Morrison’s Revised Understanding of Fundamentalism
In the journal article “Emergence, Reduction, and Theoretical Principles: Rethinking Fundamentalism” by Morrison, (2006) she presents a strong argument against conventional thoughts on the concept of reductionism, emergence and fundamentalism. In the article, she advocates for a liberal application of both the fundamental and reductionism theory. Morrison reasons that whereas these models and theories provide a basis upon which physical phenomenon can be explained in detail, they fail to explain the universality and stability associated with phase transitions and critical point phenomena. Often, these are emergent events that should be accommodated in physics to promote the growth of new theoretical models. Her primary argument therefore is that new approaches to thinking about fundamentalism and emergence are necessary in accounting for the emerging behaviour of new phenomena in physics (Morrison, 2006). It is upon this basis that this paper explains and evaluates Morrison’s revised understanding of fundamentalism. The paper argues that Morrison’s view leads to too many things being classified as fundamental.
Morrison’s Revised Understanding of Fundamentalism
Morrison insists that fundamentalism occurs in many forms. These sentiments are seconded by Butterfield (2011) who notes that in normal use, the term is used by philosophers and physicists to denote the view that all the fundamental models and theories such as quantum mechanics or Newton’s theory and their subsequent laws are the basis for explaining basic features that define physics. Normally, the fundamentalists argue in favour of reduction while the opposing side, known as antireductionists insists that the world has diverse levels of complexity, thus it can neither be understood or explained through reduction to one set of laws or theory. As noted with other philosophical debates, the views by both the fundamentalists and antireductionist have their merits and demerits. The basis for Morrison’s argument is therefore pegged on the reality that some forms of reductionism has been successful in creating a deeper understanding of the world. Such understanding would have been impossible to achieve if the anti-reductionist view was used. An example is the Maxwell’s electrodynamics which was reduced to explain concepts on electromagnetism and optics. Regardless of this evidence, many physical entities, properties and entities continue to defy the reductionist view.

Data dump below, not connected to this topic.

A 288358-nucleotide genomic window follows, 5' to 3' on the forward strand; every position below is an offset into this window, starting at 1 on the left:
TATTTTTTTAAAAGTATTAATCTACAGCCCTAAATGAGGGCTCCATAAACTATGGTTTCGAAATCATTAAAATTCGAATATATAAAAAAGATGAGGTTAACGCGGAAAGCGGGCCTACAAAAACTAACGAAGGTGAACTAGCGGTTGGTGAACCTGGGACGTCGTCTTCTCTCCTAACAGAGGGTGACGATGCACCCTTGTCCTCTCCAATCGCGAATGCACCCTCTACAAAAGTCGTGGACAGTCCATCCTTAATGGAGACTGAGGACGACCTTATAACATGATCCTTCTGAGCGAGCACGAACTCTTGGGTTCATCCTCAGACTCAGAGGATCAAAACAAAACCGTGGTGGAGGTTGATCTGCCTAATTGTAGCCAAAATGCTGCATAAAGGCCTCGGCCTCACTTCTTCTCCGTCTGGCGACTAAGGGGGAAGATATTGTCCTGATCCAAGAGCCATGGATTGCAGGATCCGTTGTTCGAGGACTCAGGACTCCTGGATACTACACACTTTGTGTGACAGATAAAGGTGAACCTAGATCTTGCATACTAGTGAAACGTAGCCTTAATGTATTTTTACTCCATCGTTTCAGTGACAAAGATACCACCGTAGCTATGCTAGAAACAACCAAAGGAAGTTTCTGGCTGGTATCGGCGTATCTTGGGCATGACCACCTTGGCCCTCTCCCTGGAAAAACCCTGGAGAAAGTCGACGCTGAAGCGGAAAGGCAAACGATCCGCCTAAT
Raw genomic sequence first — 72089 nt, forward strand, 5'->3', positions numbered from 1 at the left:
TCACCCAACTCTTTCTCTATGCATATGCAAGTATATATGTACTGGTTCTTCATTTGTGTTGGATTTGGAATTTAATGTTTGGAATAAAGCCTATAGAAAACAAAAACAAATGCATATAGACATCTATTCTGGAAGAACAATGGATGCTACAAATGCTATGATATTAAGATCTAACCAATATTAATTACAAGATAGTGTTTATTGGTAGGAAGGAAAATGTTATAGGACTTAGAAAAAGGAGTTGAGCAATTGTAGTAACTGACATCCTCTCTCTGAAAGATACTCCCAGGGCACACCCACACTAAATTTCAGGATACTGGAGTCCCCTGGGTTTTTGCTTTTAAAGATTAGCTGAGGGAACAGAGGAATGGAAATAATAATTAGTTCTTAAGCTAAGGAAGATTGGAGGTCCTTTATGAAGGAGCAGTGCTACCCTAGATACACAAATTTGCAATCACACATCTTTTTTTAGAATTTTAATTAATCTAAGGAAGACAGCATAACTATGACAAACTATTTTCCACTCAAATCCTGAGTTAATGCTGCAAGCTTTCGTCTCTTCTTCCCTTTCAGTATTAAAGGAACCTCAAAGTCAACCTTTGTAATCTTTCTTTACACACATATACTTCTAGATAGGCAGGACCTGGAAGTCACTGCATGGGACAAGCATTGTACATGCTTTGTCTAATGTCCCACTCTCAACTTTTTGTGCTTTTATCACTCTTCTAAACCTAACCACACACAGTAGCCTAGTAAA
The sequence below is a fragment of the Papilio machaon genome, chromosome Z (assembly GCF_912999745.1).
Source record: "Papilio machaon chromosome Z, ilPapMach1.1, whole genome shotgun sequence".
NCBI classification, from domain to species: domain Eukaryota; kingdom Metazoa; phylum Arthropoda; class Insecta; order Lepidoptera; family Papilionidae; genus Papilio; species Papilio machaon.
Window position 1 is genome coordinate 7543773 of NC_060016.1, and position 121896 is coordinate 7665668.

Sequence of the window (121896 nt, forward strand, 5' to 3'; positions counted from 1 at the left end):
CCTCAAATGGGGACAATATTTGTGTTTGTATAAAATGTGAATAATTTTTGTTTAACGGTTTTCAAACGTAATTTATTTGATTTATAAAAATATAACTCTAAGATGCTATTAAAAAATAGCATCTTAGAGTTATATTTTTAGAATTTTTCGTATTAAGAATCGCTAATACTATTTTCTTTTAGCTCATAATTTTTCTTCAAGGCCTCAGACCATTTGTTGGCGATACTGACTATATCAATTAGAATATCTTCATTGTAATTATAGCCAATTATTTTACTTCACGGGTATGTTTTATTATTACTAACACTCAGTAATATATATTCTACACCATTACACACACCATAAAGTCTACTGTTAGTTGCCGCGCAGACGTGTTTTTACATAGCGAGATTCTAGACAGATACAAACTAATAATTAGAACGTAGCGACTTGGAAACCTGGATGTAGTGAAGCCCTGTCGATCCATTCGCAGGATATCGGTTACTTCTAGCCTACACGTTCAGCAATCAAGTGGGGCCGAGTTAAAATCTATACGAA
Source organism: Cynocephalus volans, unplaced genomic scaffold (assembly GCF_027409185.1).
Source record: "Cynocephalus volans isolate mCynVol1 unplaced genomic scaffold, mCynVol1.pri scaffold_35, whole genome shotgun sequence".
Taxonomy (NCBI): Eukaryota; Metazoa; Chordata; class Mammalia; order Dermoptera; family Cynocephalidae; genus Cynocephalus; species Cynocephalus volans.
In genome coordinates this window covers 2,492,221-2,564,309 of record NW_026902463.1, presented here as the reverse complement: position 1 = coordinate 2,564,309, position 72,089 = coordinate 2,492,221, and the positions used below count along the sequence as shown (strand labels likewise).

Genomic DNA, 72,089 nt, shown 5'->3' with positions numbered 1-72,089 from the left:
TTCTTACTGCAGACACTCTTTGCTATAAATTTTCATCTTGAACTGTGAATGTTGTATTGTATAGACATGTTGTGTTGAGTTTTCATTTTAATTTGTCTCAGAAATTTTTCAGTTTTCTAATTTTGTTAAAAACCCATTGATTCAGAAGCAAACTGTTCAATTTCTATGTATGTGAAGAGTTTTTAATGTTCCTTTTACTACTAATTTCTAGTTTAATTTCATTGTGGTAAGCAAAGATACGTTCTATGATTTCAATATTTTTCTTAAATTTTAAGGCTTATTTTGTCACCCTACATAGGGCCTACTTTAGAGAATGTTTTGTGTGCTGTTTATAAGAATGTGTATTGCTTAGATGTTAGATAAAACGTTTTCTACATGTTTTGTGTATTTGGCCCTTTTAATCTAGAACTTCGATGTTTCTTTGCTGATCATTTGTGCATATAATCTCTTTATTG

Morrison insists that sticking to the anti-reductionist view would deny the world the much-needed innovation. She therefore insists that fundamentalism is adopted into all the other areas of science, especially in physics models and theories. Her revised understanding of the fundamentalism concept encourages a new way of thinking where models can be reduced or broken down to explain concepts. Morrison claims that fundamentalism is essential because it helps not only explain but also predict the behaviour of multiple phenomenon both in large energy domains and in their condensed matter physics. As much as Morrison promotes a revised approach to fundamentalism where it can be applied to many things, she is categorical that fundamentalism should not be applied to the traditional forms of reductionism. Morrison states that the traditional forms of reductionism are generic and exhibit stable behaviour which makes them immune to changes in occurring in microphysical bases. In addition, reductionism should not be applied to traditional forms because these forms are properly founded and they provide interesting insights on how to rethink issues associated with reduction, emergence, and fundamentalism.
The revised understanding of fundamentalism acknowledges all types of reductionism. To begin with, ontological reductionism propagates the idea that properties, processes, and entities on one level are only but a manifestation of the properties, entities and processes on a lower level. For example, the macro properties of objects are formed by micro-level atomic properties. The relationship between the two domains is therefore describes as supervenience implying that the macro properties result from the micro properties (Butterfield, 2011). Ontological reductionism can also be thought of in the way molecular kinetic energy is identified with heat. A similar trend in definition is noted with the epistemological reduction where the concept examines the viability of reducing a known theory to hypothesize another theory or model, as it is applied in statistical mechanics and thermodynamics.